Monday, November 2, 2015

Culture Corner 11.2.15

Before I get into what it is I do for a living, I think I should start with a little musical motivation. 

You might be wondering what this has to do with what I do for a living, and how it is even remotely cultural.

1. Avenue Q was on Broadway, and that, my fellow students, is New York elite culture in a nutshell. (It's too expensive for most to enjoy, it's somewhere vaguely in the land of "I AM NOT GOING TO TIMES SQUARE AND YOU CAN'T MAKE ME." and it will shock the hell out of tourists.)

2. I'm getting to my point, trust me.

I am a book reviewer. Yes, that is my title(ish). Technically, I am a blogger/writer/content curator/social media specialist. That's just too long a title.

I specialize in the romance genre. I read and recommend romance titles across the whole of the genre. Paranormal romance, urban fantasy, fantasy romance, romantic suspense, romantic comedy, chick lit, historical romance, time-traveler romance (yes, that gets its own category), horror romance, straight romance, LGBTQ romance, and good old, bodice ripping erotica.

I am sent approximately 15-30 galley copies and ARCs (advanced reader copies) as well as several beta copies of this genre every month. During the Romantic Times Convention, NYCC, and BookCon, I may receive as many as 70 pre-prints in a month.

I do not read everything I'm sent. For one thing, I'd never get to do anything else, for another, I simply don't read what doesn't interest me. If an author's synopsis or blurbs don't catch my attention, it's going into my "not going to happen" pile. I do, however, read quite a bit. About 1000 pages/week of romance. I will say that I am an exceptionally fast reader after 5 years of this, but it is still a lot of time in front of my iPad or paperback. (This is not counting what I'm currently reading for my thesis or my other classes. There is a reason why (wo)man invented audiobooks, and this is it.) While it can become quite tedious to read the same genre over and over again, but overall, I still really enjoy romance literature. I think it's what draws me to medieval and Victorian works in my personal scholarship, SO.MUCH.ROMANCE.

Occasionally, I am sent something so egregious, so mind-bogglingly stupid that it goes into my "what the absolute hell is this dreck," category. Typically, these books are erotica. Bad, bad, erotica.

Yes, there most definitely IS good erotica. I've read it. Interested? Try this. But there is so, so much bad erotica it's almost difficult to categorize all of it. So far, after five years of reading them, I have four categories that most of these fall into.

  1. Nope.
  2. Oh God Why?
  3. I think this is illegal, and I'm offended just from having read it. I need some Gloria Steinem.
  4. BURN THIS BOOK. KILL IT WITH FIRE. (but not until you've told everyone about it.)
Strangely, the first category is consistently added to by female authors who pen male/male erotica. Why? Because they tend to miss very important details in the sexual encounters. Anyone who has ever known, or is a gay man, knows certain things are crucial. Male authors like TJ Klune and Brad Boney never miss these details. I am not saying female authors can't write good M/M erotica--Ella Frank actually manages quite well--but overall, it's difficult. It's hard enough to write from a man's POV, let alone to sink deep enough into their psyche that it becomes believable.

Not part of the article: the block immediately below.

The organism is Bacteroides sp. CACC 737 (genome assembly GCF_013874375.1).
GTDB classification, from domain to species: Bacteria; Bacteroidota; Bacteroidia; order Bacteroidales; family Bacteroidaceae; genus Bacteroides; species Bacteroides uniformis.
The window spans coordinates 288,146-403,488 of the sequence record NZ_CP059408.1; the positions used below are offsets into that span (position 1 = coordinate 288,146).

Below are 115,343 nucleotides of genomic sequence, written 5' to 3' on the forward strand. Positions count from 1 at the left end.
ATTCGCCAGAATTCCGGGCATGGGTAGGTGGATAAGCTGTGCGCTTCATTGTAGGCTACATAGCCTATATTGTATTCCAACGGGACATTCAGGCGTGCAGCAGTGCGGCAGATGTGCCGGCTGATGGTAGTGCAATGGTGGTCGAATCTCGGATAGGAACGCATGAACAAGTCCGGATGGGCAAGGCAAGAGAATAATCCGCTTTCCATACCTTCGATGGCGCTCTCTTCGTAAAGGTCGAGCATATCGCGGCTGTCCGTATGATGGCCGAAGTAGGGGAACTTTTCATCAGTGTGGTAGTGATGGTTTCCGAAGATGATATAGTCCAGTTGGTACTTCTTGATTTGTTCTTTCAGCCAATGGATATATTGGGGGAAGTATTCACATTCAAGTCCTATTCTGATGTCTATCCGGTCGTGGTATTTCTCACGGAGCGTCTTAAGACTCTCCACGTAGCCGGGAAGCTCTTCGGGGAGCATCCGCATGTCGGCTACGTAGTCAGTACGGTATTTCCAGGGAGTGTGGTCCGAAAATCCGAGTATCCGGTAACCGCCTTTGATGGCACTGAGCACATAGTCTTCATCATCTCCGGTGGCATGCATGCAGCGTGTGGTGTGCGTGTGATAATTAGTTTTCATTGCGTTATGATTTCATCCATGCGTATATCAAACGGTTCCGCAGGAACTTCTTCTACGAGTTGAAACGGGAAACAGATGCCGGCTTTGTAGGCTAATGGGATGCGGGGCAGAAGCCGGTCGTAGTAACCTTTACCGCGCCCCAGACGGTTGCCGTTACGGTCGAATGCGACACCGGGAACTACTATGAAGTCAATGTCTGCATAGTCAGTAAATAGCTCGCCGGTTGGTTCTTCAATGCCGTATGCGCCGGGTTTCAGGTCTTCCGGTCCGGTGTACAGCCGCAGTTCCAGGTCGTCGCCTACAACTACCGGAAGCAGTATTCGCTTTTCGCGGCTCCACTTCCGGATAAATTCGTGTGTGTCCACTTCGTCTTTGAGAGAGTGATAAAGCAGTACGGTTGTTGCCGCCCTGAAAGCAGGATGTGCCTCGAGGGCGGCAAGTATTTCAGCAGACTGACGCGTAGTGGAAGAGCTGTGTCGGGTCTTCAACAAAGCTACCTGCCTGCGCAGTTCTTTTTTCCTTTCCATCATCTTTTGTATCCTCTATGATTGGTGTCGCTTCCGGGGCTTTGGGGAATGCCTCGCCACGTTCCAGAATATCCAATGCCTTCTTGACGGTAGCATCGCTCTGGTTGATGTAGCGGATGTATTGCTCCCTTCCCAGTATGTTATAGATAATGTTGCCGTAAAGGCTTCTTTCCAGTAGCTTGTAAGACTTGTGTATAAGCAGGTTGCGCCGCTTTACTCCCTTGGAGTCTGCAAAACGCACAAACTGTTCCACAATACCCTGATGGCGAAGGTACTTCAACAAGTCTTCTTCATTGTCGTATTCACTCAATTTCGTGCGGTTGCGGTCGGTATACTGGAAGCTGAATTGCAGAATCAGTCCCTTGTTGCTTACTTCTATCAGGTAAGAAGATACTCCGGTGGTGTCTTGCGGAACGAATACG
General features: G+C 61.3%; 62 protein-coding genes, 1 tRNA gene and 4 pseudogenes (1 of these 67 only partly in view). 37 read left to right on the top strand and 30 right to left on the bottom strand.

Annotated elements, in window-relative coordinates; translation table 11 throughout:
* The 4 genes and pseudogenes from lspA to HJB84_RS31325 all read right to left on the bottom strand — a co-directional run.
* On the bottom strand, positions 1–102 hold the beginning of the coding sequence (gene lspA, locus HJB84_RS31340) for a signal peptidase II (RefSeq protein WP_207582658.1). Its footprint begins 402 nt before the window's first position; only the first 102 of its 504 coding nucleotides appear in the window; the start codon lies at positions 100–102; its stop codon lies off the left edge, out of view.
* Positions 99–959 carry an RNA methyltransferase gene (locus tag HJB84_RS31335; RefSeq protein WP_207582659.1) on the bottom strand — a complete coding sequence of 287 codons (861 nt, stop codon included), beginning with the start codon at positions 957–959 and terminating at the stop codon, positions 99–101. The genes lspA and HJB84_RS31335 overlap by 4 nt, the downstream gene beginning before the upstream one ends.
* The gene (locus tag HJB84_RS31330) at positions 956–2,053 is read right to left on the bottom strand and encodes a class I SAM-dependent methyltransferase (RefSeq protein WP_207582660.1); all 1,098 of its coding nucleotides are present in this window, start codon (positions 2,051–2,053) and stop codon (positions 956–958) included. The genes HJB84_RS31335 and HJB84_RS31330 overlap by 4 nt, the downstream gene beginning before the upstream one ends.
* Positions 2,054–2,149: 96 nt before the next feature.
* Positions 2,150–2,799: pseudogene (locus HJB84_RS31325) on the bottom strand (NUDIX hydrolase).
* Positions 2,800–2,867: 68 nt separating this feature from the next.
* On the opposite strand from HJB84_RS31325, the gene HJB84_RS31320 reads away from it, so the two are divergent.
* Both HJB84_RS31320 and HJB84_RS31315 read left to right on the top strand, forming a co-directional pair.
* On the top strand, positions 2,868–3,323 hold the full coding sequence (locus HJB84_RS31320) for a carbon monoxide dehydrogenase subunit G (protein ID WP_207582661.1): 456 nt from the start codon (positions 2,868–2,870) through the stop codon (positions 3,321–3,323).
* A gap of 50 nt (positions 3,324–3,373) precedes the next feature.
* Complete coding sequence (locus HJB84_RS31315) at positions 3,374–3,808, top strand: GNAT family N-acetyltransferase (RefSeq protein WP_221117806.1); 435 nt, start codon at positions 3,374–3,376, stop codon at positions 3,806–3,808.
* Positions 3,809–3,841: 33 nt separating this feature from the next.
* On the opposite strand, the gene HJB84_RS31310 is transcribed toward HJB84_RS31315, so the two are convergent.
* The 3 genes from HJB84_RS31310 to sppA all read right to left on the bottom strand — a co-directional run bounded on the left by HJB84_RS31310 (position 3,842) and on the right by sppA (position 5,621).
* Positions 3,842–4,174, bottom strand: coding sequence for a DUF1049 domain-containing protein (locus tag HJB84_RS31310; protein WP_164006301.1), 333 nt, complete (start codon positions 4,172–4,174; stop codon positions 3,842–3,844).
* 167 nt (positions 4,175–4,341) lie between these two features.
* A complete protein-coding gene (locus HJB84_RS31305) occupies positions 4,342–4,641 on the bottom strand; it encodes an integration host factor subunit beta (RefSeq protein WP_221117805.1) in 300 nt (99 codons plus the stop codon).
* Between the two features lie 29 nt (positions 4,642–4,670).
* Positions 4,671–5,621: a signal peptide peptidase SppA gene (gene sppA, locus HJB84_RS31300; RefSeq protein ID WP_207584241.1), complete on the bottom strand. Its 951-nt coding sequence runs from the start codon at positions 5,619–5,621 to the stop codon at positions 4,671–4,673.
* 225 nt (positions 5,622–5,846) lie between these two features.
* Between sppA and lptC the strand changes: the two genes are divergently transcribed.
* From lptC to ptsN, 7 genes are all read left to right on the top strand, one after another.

The second category is mostly personal preference. Fantasies that I know some people enjoy, but I just can't get into. Equestrians, huge groups of people, furries, Stockholm Syndrome fantasies, clowns...These are just not my bag, and I have a difficult time suspending my disbelief. 

(I'll just wait here a minute while you google...)

The third category is for the books that make my blood boil. These books (like the infamous 50 Shades), feature situations like dubious consent, physical abuse, unnecessary incidences of rape as a plot point to move the book forward--very common in PNR, unfortunately--overly domineering alpha males, and violent criminals as the love interest. I do not, can not, will not ever understand how making a murdering mob boss the sexy love interest is appealing to anyone. "Hey, remember John Gotti? Wasn't all the blood on his hands just the sexiest? I certainly want him to run them all over my body and hold our eventual children." No. Just, no.

The last category is something else entirely. Ever heard of dinosaur porn-lit? It's a thing. So is Minotaur porn, and caveman porn. Don't ask me why, I have NO CLUE. It's gross and weird, and I tell ABSOLUTELY EVERY READER about it. Someone needs to share my confusion. I sort of hope they exist solely for the purpose of clever Amazon reviews, but I don't think so. I can't imagine the people who write them, and if I knew someone who did, I don't think I'd ever be able to look them in the eye. The American Museum of Natural History's fourth floor should NOT be used as inspiration for a sex scene unless it's between the night guard and a paleontologist.

I love what I do. I love telling people about the good, new, and interesting romance novels available to them. I love writing about a maligned genre in a way that opens minds to the possibility that some of these books are really well-written and worth the time. I love interacting with authors I admire and aspire to emulate. I've made lifelong friends in the community and I wouldn't trade it for all of the T-Rex porn in the world.


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